The big kids were tucked away in their beds, and my husband and I were watching a movie on Netflix while I nursed Henry.
We heard whimpering from the kids’ room, so we paused the movie so my husband could check it out. It was Joey, but he was still asleep.
It’s about the saddest thing, hearing your kids cry in their sleep.
We went back to our movie, and my husband settled Henry in his bed. We were getting ready to go to bed ourselves, when I heard Joey crying again. This time, he was clearly awake.
I ran to check on him, to ask him what was wrong. It’s weird… I felt like something was “off” earlier. I thought he felt warm at dinnertime. But when I took his temperature after dinner, it was normal. But something was wrong.
An upset four-year-old boy is hard to have a conversation with. I mean it’s difficult for him. Not that he’s being difficult. He’s not. He’s in pain, upset, sick, something.
After a lot of holding him in my arms on the couch, talking to him, telling him how I wanted to help him, and asking him questions, he told me that his gums hurt. But not his top gums or his bottom gums, his “back gums.” I asked if he meant behind his teeth, and finally, though I had asked him to about 20 times already, he opened his mouth and pointed. His fingers pointed to his throat for a second before he gagged a little and closed his mouth.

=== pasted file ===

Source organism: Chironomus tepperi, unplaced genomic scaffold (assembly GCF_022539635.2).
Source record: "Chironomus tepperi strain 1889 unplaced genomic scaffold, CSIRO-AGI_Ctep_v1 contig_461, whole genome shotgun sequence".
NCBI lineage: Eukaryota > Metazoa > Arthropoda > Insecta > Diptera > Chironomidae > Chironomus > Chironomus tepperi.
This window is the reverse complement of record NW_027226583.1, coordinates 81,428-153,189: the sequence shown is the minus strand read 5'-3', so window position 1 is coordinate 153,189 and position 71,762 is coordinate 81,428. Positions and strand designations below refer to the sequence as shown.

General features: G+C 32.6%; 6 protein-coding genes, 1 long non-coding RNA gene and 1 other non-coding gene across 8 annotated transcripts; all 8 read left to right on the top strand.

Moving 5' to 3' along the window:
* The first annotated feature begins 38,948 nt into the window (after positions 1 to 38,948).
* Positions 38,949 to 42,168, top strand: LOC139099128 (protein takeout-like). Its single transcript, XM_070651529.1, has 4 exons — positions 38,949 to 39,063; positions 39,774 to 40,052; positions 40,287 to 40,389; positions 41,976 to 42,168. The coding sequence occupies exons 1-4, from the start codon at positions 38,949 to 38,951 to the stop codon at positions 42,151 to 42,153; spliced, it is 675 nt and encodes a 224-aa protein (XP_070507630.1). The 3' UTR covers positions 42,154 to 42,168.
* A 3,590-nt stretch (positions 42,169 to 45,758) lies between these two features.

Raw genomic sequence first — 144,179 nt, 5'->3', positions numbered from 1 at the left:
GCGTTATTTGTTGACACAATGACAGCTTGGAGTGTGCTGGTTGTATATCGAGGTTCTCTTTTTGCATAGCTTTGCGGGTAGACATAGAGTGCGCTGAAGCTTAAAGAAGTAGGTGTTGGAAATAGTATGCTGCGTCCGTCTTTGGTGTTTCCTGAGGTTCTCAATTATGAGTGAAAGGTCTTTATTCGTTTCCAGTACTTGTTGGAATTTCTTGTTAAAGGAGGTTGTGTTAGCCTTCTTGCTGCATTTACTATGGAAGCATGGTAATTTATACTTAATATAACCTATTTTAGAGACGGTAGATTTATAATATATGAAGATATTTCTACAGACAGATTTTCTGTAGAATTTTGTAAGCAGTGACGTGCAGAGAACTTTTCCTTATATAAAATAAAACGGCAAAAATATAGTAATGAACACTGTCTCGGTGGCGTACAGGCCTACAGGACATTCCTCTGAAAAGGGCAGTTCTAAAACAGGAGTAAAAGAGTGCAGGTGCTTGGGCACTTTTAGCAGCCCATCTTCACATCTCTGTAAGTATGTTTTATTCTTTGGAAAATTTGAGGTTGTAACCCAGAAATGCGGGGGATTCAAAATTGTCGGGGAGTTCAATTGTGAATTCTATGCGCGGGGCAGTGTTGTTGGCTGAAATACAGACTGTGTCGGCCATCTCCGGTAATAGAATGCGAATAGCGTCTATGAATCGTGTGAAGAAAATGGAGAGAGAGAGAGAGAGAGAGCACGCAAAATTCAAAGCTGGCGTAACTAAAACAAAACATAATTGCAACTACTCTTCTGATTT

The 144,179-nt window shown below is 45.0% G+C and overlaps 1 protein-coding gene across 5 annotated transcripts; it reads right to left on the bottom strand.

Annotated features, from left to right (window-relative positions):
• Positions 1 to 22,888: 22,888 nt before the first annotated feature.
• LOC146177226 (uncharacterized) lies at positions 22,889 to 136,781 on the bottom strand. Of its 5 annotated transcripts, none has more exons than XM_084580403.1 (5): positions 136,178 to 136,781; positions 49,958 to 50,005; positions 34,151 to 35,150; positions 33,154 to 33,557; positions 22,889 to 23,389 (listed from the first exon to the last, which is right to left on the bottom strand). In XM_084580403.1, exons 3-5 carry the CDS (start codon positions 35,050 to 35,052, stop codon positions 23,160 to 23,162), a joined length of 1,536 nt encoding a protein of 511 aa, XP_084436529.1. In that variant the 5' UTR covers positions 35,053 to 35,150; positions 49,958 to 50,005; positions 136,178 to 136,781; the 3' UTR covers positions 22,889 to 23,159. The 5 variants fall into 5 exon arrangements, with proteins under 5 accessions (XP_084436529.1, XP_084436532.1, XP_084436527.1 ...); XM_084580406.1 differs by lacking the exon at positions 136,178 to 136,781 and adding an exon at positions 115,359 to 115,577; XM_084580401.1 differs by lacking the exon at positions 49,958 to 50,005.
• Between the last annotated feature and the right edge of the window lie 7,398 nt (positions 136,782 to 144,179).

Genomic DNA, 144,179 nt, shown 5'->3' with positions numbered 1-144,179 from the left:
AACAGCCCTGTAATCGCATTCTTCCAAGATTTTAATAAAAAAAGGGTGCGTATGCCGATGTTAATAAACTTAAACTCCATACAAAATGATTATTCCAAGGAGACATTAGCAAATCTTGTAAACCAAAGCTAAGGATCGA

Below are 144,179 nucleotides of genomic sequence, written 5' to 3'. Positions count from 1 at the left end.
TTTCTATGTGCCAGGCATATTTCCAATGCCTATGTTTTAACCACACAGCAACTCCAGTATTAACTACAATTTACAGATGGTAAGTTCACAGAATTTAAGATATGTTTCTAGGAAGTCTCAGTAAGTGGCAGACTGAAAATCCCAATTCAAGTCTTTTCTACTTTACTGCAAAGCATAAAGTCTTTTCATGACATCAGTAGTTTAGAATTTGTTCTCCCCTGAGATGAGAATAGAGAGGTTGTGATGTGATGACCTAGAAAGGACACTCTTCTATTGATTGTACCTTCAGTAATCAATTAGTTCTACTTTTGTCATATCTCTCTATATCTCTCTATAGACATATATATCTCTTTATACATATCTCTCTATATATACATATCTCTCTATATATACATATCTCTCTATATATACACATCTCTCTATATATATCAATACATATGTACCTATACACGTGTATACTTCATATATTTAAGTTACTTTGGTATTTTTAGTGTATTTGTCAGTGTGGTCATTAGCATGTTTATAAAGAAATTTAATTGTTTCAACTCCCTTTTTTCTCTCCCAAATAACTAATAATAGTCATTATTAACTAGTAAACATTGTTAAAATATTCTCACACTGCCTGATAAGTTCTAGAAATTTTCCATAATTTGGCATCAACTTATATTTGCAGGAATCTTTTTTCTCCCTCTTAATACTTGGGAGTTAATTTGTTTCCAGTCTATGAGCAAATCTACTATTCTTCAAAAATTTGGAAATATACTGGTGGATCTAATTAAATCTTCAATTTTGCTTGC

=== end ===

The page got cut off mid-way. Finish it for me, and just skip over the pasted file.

I just wanted a peek… just to make sure there wasn’t something stuck in his throat, or something like that. It’s not unheard of. And I would feel terrible if I sent him back to bed and later found out he had an object physically stuck in his throat!
He cried some more, shivering and cuddling into me. I didn’t want to pry his mouth open, or bother him with asking 100 more times, but I couldn’t put him back to bed yet. I carried him to the kitchen and sat him on the counter, then got him a spoon full of honey. He sweetly sniffled and told me, “I’m not hungry, Mama.”
I told him quietly, “I know you’re not. This isn’t for hunger. This is in case it helps your mouth feel better. And maybe it will help me look in your throat to see what’s going on in there.”
After two small tastes of honey, he opened his mouth for me and let me peek inside for a second. I saw a little bump on the side of his throat, like a tiny blister. I’m not sure yet what it is – maybe a small cyst or a tonsil stone? But nothing foreign stuck in there, so that made me feel a bit better.
I asked my husband to get the children’s ibuprofen, and offered some to Joey. He sniffled, and asked for a handkerchief. I opened our napkin drawer and asked him, “Would you like the green or the white?” I thought he would want green, since it’s his favorite color.
“The white. I want to save the green to be my napkin tomorrow.” I love hearing the way his mind works. I feel so lucky when he shares these little tidbits with me. A year ago, he never would’ve thought ahead to the next day. Now, as a “mature” four year old, he is always looking forward, planning.
He drank his dose of ibuprofen, then finished his honey. He clutched his white handkerchief to his chest, and told me, “I’m going to keep this to use all night.”